150th Anniversary of Ralph Vaughan Williams

On Sunday 9th October we held an evening service to commemorate the 150th anniversary of the birth of Ralph Vaughan Williams who was born on 12th October 1872. Vaughan Williams was the music editor of the original English Hymnal, first published in 1906. He, together with the general editor, the Rev Percy Dearmer, sought to produce a hymn book suitable for the Anglican church which would replace many over-sentimental Victorian hymns with tunes more suited to the worship of God.

To this end Vaughan Williams wrote a number of tunes himself which are still very popular, including Down Ampney (set to the words: Come Down, O Love Divine) and Sine Nomine (For All the Saints). He also adapted a number of English Folk Songs for liturgical use, rather in the way in which J. S. Bach had taken well-known beer-hall ballad tunes in the eighteenth century and adapted them as Chorales for the Lutheran Church.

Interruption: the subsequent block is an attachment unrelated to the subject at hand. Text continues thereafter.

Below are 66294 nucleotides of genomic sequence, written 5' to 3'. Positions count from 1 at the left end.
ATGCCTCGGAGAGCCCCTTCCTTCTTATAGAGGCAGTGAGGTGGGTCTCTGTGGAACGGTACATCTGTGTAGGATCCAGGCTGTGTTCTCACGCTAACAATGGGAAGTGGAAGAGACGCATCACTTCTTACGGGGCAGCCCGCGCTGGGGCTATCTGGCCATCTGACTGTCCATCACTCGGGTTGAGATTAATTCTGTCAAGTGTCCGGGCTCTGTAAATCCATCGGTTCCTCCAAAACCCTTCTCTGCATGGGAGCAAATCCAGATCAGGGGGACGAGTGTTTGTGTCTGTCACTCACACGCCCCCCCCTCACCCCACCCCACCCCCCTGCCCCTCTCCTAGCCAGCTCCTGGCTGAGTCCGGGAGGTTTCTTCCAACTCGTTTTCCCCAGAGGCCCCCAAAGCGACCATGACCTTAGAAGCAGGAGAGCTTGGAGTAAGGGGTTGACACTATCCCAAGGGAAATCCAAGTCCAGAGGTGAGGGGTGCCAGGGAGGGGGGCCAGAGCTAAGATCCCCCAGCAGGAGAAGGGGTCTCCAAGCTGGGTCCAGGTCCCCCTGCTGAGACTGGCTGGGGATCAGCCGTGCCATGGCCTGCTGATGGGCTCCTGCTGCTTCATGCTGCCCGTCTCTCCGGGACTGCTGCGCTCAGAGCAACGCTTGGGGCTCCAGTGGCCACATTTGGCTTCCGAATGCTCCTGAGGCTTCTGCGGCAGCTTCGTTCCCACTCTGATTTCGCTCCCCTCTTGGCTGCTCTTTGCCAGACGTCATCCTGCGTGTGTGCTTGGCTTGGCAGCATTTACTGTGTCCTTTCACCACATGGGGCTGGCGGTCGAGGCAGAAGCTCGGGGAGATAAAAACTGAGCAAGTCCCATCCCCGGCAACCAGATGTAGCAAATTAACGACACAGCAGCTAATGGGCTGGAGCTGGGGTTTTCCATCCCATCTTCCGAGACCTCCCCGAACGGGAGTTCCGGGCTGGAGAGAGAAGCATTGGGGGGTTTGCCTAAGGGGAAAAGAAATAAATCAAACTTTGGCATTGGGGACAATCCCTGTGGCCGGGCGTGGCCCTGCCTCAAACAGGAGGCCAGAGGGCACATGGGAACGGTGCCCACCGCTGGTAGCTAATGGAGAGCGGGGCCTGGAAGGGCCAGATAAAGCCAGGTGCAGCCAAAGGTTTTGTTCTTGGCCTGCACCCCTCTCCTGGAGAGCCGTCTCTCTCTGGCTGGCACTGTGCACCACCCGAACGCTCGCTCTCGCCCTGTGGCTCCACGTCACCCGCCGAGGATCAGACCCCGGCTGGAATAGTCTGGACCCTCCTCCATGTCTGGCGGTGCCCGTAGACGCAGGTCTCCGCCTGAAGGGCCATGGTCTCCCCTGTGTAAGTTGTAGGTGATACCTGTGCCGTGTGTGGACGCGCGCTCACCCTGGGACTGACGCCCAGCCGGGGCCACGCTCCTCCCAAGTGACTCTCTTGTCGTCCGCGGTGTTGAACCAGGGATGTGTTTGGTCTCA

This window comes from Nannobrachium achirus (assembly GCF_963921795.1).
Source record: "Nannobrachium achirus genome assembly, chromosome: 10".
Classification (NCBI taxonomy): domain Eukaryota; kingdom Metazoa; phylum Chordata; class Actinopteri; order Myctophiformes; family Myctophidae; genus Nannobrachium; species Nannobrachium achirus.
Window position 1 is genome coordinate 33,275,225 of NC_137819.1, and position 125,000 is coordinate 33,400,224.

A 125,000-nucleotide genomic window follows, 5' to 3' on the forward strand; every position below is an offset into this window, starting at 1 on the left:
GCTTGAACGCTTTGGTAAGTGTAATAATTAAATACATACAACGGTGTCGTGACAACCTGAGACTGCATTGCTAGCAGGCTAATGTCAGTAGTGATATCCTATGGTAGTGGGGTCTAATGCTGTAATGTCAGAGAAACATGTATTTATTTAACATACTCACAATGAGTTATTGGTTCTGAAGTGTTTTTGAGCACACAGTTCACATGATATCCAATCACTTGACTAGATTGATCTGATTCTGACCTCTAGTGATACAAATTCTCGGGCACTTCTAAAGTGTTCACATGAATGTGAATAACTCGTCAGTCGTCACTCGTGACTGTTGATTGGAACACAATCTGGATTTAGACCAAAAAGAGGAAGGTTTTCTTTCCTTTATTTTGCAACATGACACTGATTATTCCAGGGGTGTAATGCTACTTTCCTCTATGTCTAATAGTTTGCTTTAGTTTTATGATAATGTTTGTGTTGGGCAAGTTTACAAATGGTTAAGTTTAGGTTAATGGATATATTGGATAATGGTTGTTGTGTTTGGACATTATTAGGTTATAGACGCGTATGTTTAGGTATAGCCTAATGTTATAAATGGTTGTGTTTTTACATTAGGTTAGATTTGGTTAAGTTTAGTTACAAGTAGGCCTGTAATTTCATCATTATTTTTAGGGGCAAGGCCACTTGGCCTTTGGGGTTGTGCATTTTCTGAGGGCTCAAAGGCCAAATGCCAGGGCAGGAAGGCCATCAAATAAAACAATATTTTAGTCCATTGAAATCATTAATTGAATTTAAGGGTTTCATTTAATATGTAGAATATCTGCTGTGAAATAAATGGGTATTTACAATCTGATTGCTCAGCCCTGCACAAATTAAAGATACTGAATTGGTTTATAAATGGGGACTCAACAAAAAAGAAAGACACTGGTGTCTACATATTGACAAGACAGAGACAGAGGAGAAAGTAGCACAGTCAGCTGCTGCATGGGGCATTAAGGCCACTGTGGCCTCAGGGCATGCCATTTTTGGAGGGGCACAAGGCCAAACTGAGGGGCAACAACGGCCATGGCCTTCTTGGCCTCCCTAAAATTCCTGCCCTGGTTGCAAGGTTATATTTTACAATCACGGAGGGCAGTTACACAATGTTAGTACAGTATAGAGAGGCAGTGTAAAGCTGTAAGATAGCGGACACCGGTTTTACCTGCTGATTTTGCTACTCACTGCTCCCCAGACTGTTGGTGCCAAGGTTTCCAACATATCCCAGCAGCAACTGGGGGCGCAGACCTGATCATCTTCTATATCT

During the service there was an opportunity for the congregation to sing selected verses from many of these hymns, interspersed with anthems sung by the choir and an organ voluntary, all either composed or tunes somehow associated with Vaughan Williams. The programme was: